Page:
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Flexible Spending Account (FSA)
Provisions for Calendar Year 2021

Provisions expire December 31, 2021

Health Care and Dependent Care Flexible Spending Provisions

On December 27, 2020 the President signed the COVID-19 Relief Bill passed by Congress, allowing UNI the opportunity to temporarily amend our flexible spending plans for the 2021 calendar year. The following two provisions impact Health Care FSA and Dependent Care FSA and will expire December 31, 2021.

Provision for 2020 Participants:

The deadline for individuals with remaining 2020 unused FSA funds has been extended to December 31, 2021, rather than March 15, 2021. This extension also allows 2020 participants to use their 2020 unused funds for 2021 claims. This provision expires December 31, 2021.

Provision for all Benefit Eligible Employees:

Between January 1 - December 31, 2021 you may elect, increase, decrease, or waive 2021 FSA contributions without a qualifying life event. Limitations do exist, please see below. This provision expires December 31, 2021.

IRS Significantly Increases 2021 Dependent Care FSA Maximum

Due to the American Rescue Plan Act of 2021 the bill states that the dependent care FSA maximum has been increased to $10,500 for 2021.

What you can do in 2021:

  • You can decrease your 2021 election amount based on what you have left in your 2020 FSA.
  • You can waive your 2021 plan.
  • As situations arise, you can elect or increase your 2021 election amount at any time prior to when the December 2021 payroll is run.
  • If you are currently not enrolled in a Health Care FSA or Dependent Care FSA plan, you can enroll at any time prior to when December 2021 payroll is run.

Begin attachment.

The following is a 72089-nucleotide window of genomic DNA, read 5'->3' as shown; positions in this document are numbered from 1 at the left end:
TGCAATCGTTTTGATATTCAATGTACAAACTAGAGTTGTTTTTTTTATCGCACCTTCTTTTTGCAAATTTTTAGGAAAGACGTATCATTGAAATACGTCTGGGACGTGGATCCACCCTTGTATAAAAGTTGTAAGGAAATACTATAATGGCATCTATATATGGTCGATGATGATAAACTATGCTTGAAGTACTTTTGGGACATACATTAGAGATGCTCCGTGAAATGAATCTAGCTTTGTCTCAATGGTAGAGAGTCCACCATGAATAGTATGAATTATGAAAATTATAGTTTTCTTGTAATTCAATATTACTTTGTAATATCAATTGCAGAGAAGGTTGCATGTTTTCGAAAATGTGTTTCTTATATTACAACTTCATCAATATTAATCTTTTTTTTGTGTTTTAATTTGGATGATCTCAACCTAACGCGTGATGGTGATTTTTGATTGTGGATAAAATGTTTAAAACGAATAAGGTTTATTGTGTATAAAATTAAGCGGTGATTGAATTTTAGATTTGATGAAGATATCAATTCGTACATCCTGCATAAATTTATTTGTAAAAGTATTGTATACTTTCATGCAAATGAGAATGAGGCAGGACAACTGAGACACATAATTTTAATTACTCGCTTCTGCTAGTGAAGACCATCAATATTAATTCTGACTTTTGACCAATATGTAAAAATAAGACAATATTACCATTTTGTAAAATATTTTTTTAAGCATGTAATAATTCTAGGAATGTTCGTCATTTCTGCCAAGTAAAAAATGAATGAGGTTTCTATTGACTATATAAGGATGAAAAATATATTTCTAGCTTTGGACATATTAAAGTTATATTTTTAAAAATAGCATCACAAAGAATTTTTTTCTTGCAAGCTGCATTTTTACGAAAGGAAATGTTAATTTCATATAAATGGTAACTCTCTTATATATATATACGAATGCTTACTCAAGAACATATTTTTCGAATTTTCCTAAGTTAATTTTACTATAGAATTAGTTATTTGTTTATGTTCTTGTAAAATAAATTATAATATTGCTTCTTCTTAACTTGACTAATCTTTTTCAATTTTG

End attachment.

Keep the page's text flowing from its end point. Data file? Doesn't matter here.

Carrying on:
• Make any changes to your election prior to when December 2021 payroll is run.
  • Submit for Dependent Care FSA claims starting back to the coverage start date of your plan, as early back as January 1, 2021. Please see dependent care FSA examples below.

What you cannot do:

  • You cannot decrease your election below the amount you have already contributed, or the amount you have already been reimbursed for.
  • You cannot waive the plan and continue to claim expenses that occurred after the date you waived.
  • You cannot make any retroactive changes to already processed payroll contributions.

Examples:

Employee 1 has $1,000 leftover in their 2020 health care FSA account through ASIFlex. During Open Enrollment they elected another $1,000 for the 2021 year. Because there is still a $1,000 amount leftover, they have decided to waive their health care FSA plan for 2021 in order to ensure that they use their 2020 health care funds. Employee 1 can always re-elect health care FSA before the 2021 December payroll is run.

Employee 2 has $500 remaining in their 2020 health care FSA account through ASIFlex. They have already elected the maximum amount of $2,750 health care FSA for 2021. Employee 2 decided to decrease their 2021 health care election to $2,250.

Employee 3 decided during the Open Enrollment period that they weren't going to participate in a FSA for 2021. Since then they have found out that they have to have a medical procedure done. They can now elect up to $2,750 (the IRS maximum for a health care FSA) for the 2021 plan year.

Employee 4 experienced a closing with their 2020 summer childcare for their school aged child and has unused 2020 dependent care FSA funds. They can now use their 2020 funds to pay for 2021 summer childcare.

Employee 5 enrolled in Dependent Care FSA during Open Enrollment and has since increased their annual election to $10,500. They can submit for dependent care expenses that occurred on or after January 1, 2021.

Employee 6 newly enrolled in Dependent Care FSA on April 1, 2021, and has decided to increase their annual election to $10,500. They can submit for dependent care expenses that occurred on or after April 1.

Benefit Enrollment

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